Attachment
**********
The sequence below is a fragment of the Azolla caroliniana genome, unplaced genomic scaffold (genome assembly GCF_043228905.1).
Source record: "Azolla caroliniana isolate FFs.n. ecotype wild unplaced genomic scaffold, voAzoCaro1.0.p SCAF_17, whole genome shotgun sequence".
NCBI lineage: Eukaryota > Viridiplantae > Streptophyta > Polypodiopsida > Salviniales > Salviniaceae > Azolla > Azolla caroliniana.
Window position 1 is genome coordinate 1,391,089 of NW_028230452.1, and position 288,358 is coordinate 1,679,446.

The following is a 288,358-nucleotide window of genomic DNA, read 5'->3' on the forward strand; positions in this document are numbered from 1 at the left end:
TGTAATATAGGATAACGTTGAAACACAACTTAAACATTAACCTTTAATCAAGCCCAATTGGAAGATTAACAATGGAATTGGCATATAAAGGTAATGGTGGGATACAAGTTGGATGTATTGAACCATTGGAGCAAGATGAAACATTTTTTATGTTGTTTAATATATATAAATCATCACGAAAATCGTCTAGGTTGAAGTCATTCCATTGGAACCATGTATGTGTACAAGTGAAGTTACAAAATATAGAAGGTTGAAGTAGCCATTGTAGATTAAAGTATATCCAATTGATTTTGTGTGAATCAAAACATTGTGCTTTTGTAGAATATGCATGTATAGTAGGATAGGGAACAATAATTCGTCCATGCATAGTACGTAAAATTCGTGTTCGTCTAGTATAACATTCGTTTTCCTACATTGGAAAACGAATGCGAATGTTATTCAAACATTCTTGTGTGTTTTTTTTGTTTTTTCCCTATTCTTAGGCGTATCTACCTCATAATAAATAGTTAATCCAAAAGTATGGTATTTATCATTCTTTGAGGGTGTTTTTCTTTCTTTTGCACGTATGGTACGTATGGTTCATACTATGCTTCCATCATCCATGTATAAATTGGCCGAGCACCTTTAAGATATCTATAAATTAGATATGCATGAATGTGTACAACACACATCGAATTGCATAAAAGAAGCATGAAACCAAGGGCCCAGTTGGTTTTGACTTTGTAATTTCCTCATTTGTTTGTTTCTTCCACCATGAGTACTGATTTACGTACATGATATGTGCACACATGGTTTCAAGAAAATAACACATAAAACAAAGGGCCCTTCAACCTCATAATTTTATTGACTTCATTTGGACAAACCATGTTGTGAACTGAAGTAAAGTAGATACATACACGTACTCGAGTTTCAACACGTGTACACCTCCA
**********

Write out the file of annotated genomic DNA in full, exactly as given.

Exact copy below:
The sequence below is a fragment of the Azolla caroliniana genome, unplaced genomic scaffold (genome assembly GCF_043228905.1).
Source record: "Azolla caroliniana isolate FFs.n. ecotype wild unplaced genomic scaffold, voAzoCaro1.0.p SCAF_17, whole genome shotgun sequence".
NCBI lineage: Eukaryota > Viridiplantae > Streptophyta > Polypodiopsida > Salviniales > Salviniaceae > Azolla > Azolla caroliniana.
Window position 1 is genome coordinate 1,391,089 of NW_028230452.1, and position 288,358 is coordinate 1,679,446.

The following is a 288,358-nucleotide window of genomic DNA, read 5'->3' on the forward strand; positions in this document are numbered from 1 at the left end:
TGTAATATAGGATAACGTTGAAACACAACTTAAACATTAACCTTTAATCAAGCCCAATTGGAAGATTAACAATGGAATTGGCATATAAAGGTAATGGTGGGATACAAGTTGGATGTATTGAACCATTGGAGCAAGATGAAACATTTTTTATGTTGTTTAATATATATAAATCATCACGAAAATCGTCTAGGTTGAAGTCATTCCATTGGAACCATGTATGTGTACAAGTGAAGTTACAAAATATAGAAGGTTGAAGTAGCCATTGTAGATTAAAGTATATCCAATTGATTTTGTGTGAATCAAAACATTGTGCTTTTGTAGAATATGCATGTATAGTAGGATAGGGAACAATAATTCGTCCATGCATAGTACGTAAAATTCGTGTTCGTCTAGTATAACATTCGTTTTCCTACATTGGAAAACGAATGCGAATGTTATTCAAACATTCTTGTGTGTTTTTTTTGTTTTTTCCCTATTCTTAGGCGTATCTACCTCATAATAAATAGTTAATCCAAAAGTATGGTATTTATCATTCTTTGAGGGTGTTTTTCTTTCTTTTGCACGTATGGTACGTATGGTTCATACTATGCTTCCATCATCCATGTATAAATTGGCCGAGCACCTTTAAGATATCTATAAATTAGATATGCATGAATGTGTACAACACACATCGAATTGCATAAAAGAAGCATGAAACCAAGGGCCCAGTTGGTTTTGACTTTGTAATTTCCTCATTTGTTTGTTTCTTCCACCATGAGTACTGATTTACGTACATGATATGTGCACACATGGTTTCAAGAAAATAACACATAAAACAAAGGGCCCTTCAACCTCATAATTTTATTGACTTCATTTGGACAAACCATGTTGTGAACTGAAGTAAAGTAGATACATACACGTACTCGAGTTTCAACACGTGTACACCTCCA